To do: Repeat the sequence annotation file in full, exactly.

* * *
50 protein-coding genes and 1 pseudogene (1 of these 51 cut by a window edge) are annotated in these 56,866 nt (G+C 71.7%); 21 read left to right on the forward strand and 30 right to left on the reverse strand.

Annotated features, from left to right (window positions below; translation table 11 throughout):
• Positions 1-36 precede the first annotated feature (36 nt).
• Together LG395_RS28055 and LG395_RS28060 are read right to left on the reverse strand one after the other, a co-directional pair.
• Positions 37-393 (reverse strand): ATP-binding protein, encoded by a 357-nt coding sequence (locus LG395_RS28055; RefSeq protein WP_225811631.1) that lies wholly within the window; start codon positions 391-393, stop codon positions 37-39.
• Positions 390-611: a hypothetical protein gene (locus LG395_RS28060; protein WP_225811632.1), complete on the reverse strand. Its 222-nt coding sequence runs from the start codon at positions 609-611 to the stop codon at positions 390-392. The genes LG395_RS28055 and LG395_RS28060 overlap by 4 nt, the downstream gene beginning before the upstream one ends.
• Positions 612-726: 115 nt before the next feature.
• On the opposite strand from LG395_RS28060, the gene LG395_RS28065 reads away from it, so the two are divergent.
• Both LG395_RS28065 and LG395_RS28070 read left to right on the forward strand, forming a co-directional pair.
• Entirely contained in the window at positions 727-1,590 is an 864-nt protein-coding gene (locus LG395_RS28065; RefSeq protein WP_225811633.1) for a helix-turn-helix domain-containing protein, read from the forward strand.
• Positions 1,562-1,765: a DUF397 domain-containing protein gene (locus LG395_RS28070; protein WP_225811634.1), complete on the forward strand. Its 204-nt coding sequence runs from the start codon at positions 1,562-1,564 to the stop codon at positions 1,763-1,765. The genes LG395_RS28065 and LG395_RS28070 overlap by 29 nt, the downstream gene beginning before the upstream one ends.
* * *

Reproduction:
50 protein-coding genes and 1 pseudogene (1 of these 51 cut by a window edge) are annotated in these 56,866 nt (G+C 71.7%); 21 read left to right on the forward strand and 30 right to left on the reverse strand.

Annotated features, from left to right (window positions below; translation table 11 throughout):
• Positions 1-36 precede the first annotated feature (36 nt).
• Together LG395_RS28055 and LG395_RS28060 are read right to left on the reverse strand one after the other, a co-directional pair.
• Positions 37-393 (reverse strand): ATP-binding protein, encoded by a 357-nt coding sequence (locus LG395_RS28055; RefSeq protein WP_225811631.1) that lies wholly within the window; start codon positions 391-393, stop codon positions 37-39.
• Positions 390-611: a hypothetical protein gene (locus LG395_RS28060; protein WP_225811632.1), complete on the reverse strand. Its 222-nt coding sequence runs from the start codon at positions 609-611 to the stop codon at positions 390-392. The genes LG395_RS28055 and LG395_RS28060 overlap by 4 nt, the downstream gene beginning before the upstream one ends.
• Positions 612-726: 115 nt before the next feature.
• On the opposite strand from LG395_RS28060, the gene LG395_RS28065 reads away from it, so the two are divergent.
• Both LG395_RS28065 and LG395_RS28070 read left to right on the forward strand, forming a co-directional pair.
• Entirely contained in the window at positions 727-1,590 is an 864-nt protein-coding gene (locus LG395_RS28065; RefSeq protein WP_225811633.1) for a helix-turn-helix domain-containing protein, read from the forward strand.
• Positions 1,562-1,765: a DUF397 domain-containing protein gene (locus LG395_RS28070; protein WP_225811634.1), complete on the forward strand. Its 204-nt coding sequence runs from the start codon at positions 1,562-1,564 to the stop codon at positions 1,763-1,765. The genes LG395_RS28065 and LG395_RS28070 overlap by 29 nt, the downstream gene beginning before the upstream one ends.